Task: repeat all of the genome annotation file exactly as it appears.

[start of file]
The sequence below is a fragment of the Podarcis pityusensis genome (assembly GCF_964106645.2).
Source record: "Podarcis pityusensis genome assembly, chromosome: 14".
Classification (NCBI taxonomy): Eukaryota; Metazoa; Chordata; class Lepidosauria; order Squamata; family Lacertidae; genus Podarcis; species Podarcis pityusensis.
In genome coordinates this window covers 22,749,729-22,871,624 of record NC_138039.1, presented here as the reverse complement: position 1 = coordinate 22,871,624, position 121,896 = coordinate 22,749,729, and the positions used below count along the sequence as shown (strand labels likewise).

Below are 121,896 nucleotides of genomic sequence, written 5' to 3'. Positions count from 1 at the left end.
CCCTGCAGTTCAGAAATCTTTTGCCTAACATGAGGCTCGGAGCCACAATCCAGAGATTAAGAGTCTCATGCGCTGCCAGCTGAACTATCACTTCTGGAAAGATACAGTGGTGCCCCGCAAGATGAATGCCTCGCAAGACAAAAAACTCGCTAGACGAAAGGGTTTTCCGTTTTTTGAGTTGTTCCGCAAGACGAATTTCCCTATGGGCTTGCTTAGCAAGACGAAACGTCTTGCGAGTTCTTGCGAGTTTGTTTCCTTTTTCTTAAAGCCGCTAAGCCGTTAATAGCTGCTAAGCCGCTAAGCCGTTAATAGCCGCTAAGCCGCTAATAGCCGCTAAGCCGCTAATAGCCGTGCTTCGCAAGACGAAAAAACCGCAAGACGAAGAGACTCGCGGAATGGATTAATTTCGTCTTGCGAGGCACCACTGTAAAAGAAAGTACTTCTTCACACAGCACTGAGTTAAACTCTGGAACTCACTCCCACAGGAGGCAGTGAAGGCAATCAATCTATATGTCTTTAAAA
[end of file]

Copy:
The sequence below is a fragment of the Podarcis pityusensis genome (assembly GCF_964106645.2).
Source record: "Podarcis pityusensis genome assembly, chromosome: 14".
Classification (NCBI taxonomy): Eukaryota; Metazoa; Chordata; class Lepidosauria; order Squamata; family Lacertidae; genus Podarcis; species Podarcis pityusensis.
In genome coordinates this window covers 22,749,729-22,871,624 of record NC_138039.1, presented here as the reverse complement: position 1 = coordinate 22,871,624, position 121,896 = coordinate 22,749,729, and the positions used below count along the sequence as shown (strand labels likewise).

Below are 121,896 nucleotides of genomic sequence, written 5' to 3'. Positions count from 1 at the left end.
CCCTGCAGTTCAGAAATCTTTTGCCTAACATGAGGCTCGGAGCCACAATCCAGAGATTAAGAGTCTCATGCGCTGCCAGCTGAACTATCACTTCTGGAAAGATACAGTGGTGCCCCGCAAGATGAATGCCTCGCAAGACAAAAAACTCGCTAGACGAAAGGGTTTTCCGTTTTTTGAGTTGTTCCGCAAGACGAATTTCCCTATGGGCTTGCTTAGCAAGACGAAACGTCTTGCGAGTTCTTGCGAGTTTGTTTCCTTTTTCTTAAAGCCGCTAAGCCGTTAATAGCTGCTAAGCCGCTAAGCCGTTAATAGCCGCTAAGCCGCTAATAGCCGCTAAGCCGCTAATAGCCGTGCTTCGCAAGACGAAAAAACCGCAAGACGAAGAGACTCGCGGAATGGATTAATTTCGTCTTGCGAGGCACCACTGTAAAAGAAAGTACTTCTTCACACAGCACTGAGTTAAACTCTGGAACTCACTCCCACAGGAGGCAGTGAAGGCAATCAATCTATATGTCTTTAAAA